Power, Holiness, and the Ark

The Ark of the Covenant was created according to God’s specifications to house three items: the two stone tablets on which were written the Decalogue; a container of God’s miraculous manna from the wilderness wanderings; and Aaron’s rod that budded as evidence of his divine appointment as High Priest.  The Ark was the center of God’s Presence in the Tabernacle (and later the Temple), and therefore it was to reside in the Holy of Holies where only the High Priest could enter.  However, during the period of the Judges, the Ark was lost to the Philistines, and when they returned it to Israel, it came to rest in Kiriath-jearim, not far from Jerusalem.  It was still there when David was made King of Israel, and one of his earliest acts (I Chron. 13:5-14) was to move the Ark to Jerusalem in anticipation of the building of the Temple.  The attempt proved to be abortive, and David’s experience in that failure marked a significant turning point in his understanding of God and his relationship to Him. During the period of David’s life before he was made King, he was on the run from the first king of Israel, Saul.  When Saul was rejected by God because of his disobedience, David was anointed King secretly while he was still a boy.  He experienced a brief ascendency when he came forward to slay the giant Goliath, and then was made a commander of Saul’s army.  But when he incurred Saul’s jealousy and wrath, he was forced to flee and became the leader of a rag-tag group of malcontents and lived as an outlaw in caves and wilderness areas.  During that period, he wrote such Psalms as the 18th, which focuses on God’s powerful deliverance of David from his enemies (including Saul, according to the heading).  This reflects the understandable focus of David on God’s power and might, an emphasis that was still there when he proposed to move the Ark to Jerusalem.  Consequently, he made some major errors that forced him to adjust his focus to recognize the importance of God’s holiness.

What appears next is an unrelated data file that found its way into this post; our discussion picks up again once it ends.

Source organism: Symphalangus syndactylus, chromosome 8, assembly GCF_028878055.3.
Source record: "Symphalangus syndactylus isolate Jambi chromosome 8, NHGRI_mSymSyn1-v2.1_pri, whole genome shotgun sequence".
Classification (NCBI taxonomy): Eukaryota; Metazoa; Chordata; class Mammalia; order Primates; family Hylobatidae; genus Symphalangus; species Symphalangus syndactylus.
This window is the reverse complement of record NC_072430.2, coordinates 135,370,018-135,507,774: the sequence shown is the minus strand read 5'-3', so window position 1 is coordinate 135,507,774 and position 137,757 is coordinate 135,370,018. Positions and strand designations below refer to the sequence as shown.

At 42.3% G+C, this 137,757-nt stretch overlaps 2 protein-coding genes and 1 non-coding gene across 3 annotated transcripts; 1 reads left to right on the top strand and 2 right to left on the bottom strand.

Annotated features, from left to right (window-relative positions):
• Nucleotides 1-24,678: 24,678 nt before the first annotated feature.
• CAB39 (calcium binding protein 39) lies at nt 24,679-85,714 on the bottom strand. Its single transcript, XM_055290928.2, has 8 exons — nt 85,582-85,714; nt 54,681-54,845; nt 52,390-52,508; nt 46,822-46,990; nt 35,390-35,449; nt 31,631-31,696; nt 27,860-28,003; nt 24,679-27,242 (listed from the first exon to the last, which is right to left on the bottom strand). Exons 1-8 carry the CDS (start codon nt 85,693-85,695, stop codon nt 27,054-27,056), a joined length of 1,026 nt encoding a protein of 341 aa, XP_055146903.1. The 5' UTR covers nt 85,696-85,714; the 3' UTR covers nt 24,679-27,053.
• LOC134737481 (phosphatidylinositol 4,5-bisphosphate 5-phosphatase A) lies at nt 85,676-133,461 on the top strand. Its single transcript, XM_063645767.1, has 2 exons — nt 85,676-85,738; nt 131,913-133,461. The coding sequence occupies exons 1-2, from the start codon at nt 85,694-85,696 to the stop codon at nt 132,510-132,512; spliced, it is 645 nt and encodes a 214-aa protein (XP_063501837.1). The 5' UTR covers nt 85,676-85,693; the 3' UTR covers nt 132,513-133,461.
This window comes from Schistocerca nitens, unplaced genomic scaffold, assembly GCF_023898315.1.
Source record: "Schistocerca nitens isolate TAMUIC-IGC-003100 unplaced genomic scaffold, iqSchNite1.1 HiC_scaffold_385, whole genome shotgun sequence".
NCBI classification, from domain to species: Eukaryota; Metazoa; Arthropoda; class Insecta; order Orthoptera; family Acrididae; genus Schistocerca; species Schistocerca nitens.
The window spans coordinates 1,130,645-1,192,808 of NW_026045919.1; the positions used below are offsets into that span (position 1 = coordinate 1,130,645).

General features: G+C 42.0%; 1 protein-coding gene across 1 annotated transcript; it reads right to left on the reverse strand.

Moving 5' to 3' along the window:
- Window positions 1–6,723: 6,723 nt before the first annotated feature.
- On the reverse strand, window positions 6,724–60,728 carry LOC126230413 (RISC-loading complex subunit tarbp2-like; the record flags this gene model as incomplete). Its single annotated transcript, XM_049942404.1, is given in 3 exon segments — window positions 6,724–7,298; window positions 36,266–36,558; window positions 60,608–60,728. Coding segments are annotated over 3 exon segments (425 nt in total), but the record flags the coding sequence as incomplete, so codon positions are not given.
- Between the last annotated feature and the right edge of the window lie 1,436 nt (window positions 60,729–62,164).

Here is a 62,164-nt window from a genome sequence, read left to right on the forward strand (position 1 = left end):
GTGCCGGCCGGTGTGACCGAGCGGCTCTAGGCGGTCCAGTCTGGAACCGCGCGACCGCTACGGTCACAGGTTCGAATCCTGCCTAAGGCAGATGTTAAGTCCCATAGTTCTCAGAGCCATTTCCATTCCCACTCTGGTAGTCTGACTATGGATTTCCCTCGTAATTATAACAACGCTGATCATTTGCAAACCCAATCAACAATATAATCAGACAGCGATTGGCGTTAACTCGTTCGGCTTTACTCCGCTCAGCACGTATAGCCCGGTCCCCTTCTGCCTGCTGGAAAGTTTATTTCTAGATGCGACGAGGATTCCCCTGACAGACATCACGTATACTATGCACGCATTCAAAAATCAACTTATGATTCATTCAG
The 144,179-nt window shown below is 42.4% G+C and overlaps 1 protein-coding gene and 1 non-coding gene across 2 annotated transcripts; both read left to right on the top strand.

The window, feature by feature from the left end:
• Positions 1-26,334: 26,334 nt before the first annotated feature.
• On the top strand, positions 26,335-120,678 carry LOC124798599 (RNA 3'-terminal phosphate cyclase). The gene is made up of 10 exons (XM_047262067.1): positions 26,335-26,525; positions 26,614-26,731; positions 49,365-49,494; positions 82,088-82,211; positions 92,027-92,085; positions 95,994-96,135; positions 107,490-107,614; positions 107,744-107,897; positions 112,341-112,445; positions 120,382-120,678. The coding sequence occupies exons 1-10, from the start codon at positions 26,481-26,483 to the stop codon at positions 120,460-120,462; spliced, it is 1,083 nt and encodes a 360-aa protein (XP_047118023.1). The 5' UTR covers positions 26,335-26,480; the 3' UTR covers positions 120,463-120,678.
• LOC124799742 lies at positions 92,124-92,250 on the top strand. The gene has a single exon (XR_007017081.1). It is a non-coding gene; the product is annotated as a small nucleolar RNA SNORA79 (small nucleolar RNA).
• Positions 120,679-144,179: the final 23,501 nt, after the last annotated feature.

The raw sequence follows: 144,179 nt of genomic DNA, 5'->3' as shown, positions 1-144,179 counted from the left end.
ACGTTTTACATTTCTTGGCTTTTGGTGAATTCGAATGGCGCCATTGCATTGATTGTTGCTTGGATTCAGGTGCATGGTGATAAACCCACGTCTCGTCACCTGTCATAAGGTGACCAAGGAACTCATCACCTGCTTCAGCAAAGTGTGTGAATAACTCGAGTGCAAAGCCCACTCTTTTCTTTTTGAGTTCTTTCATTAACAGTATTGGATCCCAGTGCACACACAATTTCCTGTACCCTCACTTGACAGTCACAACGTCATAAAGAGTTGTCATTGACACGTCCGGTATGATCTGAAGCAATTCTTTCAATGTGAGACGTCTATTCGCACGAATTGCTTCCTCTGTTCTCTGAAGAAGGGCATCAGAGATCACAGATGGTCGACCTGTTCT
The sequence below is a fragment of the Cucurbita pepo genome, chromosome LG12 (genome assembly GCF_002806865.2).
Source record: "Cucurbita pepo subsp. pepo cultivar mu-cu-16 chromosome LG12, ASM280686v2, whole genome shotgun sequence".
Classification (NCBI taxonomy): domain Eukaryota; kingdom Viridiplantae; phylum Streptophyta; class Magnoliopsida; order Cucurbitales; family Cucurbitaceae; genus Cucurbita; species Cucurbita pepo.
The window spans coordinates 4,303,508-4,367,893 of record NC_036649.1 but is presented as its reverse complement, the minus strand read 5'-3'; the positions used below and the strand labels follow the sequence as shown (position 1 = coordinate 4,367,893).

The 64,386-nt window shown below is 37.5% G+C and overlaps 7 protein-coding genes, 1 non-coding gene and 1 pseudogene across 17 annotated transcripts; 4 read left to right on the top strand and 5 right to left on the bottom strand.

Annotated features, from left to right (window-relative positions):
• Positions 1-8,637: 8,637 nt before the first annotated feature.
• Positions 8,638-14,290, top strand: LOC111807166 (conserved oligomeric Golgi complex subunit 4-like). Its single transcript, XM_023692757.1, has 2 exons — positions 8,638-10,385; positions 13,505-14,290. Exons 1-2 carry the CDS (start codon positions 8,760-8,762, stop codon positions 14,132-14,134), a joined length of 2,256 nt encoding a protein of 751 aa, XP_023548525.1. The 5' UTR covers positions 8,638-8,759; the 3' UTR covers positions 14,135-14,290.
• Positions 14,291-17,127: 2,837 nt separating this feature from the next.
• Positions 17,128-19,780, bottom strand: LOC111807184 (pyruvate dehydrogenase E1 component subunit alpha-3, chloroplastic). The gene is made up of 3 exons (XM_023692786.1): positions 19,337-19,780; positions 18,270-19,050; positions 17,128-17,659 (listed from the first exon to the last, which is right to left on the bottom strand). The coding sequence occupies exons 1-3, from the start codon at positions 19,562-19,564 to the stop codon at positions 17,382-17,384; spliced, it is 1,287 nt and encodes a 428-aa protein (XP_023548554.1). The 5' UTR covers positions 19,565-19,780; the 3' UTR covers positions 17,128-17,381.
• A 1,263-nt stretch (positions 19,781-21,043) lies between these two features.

The Ark was designed with metal loops at each lower corner, so that poles could be inserted through them to enable the Ark to be carried without its being touched, a procedure which God had specified to underline the holiness of this special artifact that represented the very Presence of God.  In disregard to this command about how to transport the Ark, it was put on an ox-cart, and when the oxen stumbled at one point in its journey, Uzzah, one of the men driving the cart, quite naturally put out his hand to steady the Ark and keep it from falling.  Although Uzzah seems not to have had any active intent to show disrespect toward the Ark, he was struck dead by the Lord for committing sacrilege.  Indeed, God’s judgment was on the whole situation wherein David and the leaders of Israel had either forgotten God’s command as to how the Ark was to be carried, or thought it unimportant.  David acknowledges his great error when he makes a second, successful effort to bring the Ark to Jerusalem (I Chron. 15:1-16:1).  After specifying that only the Levites could transport the Ark in the way prescribed by God, David observed: “Because you did not carry it the first time, the Lord our God broke out against us, because we did not seek him according to the rule” (15:13).  So “the Levites carried the ark of God on their shoulders with the poles, as Moses had commanded according to the word of the Lord” (v. 15).